Where’s My Refund?
By Dr. Anita Morgan, DBA, CPA, CFE
As if taxpayers don’t have enough to stress about at tax time, here is one more thing to worry about: Incidents of tax refund identity theft are on the rise. In 2010, 15 percent of identity theft complaints were related to tax returns; by 2013, this had risen to 43 percent. The IRS reports that there were 1.6 million victims of tax refund identity theft in the first half of 2013. If not deterred, in the next five years, the IRS could issue as much as $21 billion in fraudulent tax refunds.
How Does This Happen?
Often, this fraud begins with the identity thief sending a text or email to the taxpayer claiming to be the IRS and providing a link to a website. Clicking on the link puts malware on the taxpayer’s computer that collects personal information that can be used to file a tax return. Others use other means to steal Social Security numbers and use them to file fraudulent returns.
The identity thief files a tax return before the taxpayer and collects the refund. When the taxpayer files his return, he will receive notification from the IRS that a return has already been filed. While most taxpayers who are victims of this crime eventually receive their refund, the average delay is 180 days.
This type of fraud attracts people who are typically not associated with white collar crime. In Miami, drug gangs are getting into the tax fraud business. They steal Social Security numbers and file large numbers of tax returns for thousands of dollars in refunds.
Tax return identity theft is possible because the IRS is mandated to issue refunds as returns are received. If refunds were held until the April 15 deadline, the incidence of fraudulent refunds would be significantly reduced because the IRS could investigate duplicate returns to identify the correct taxpayer. This would also allow the IRS to receive and process income documentation prior to issuing refunds. In the current system, the IRS may not receive and process income documents until after a refund is issued.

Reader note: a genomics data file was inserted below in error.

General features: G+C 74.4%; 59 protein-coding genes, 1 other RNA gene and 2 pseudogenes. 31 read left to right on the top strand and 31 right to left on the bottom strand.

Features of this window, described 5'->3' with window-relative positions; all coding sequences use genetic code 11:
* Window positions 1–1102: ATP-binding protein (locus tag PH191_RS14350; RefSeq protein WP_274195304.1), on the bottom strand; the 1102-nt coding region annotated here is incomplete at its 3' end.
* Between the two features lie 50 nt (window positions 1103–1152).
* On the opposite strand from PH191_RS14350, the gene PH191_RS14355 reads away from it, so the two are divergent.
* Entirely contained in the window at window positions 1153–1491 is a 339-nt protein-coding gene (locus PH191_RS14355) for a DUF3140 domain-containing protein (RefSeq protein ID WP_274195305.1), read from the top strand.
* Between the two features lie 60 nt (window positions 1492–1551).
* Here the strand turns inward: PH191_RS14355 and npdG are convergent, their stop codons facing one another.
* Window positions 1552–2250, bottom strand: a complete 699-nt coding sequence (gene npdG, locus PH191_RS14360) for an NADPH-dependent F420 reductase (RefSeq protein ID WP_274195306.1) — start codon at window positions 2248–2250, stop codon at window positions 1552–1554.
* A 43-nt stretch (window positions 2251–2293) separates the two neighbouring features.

In an article published in The Boston Globe, former IRS commissioner Lawrence Gibbs is quoted as saying, “When the IRS gets a return that claims a refund, the IRS does not have the ability to check that the taxpayer is entitled to the refund, that it is a real person. They don’t have records to say whether the person claiming the refund is entitled to it. They just send the check. The crooks found out it was nirvana, and as a result you have seen a massive influx of fraud.”
What is the IRS Doing to Combat This?
The IRS has implemented new software filtering and tracking systems to protect taxpayers. A recent report stated that the IRS identified nearly 580,000 fraudulent returns claiming a total of $3.6 billion in refunds during last year’s tax filing season.
Additionally, it provides information for taxpayers on its website and in YouTube videos on how to protect themselves from identity theft. It also provides assistance on the website for tax preparers on how to identify fraudulent returns.
Is this enough? Why is the IRS held to lower standards of internal controls? Controls over accounts payable in a corporation at least require documentation before invoices are paid. Why would we expect the IRS to pay refunds before they can even verify the income? This makes no sense to me.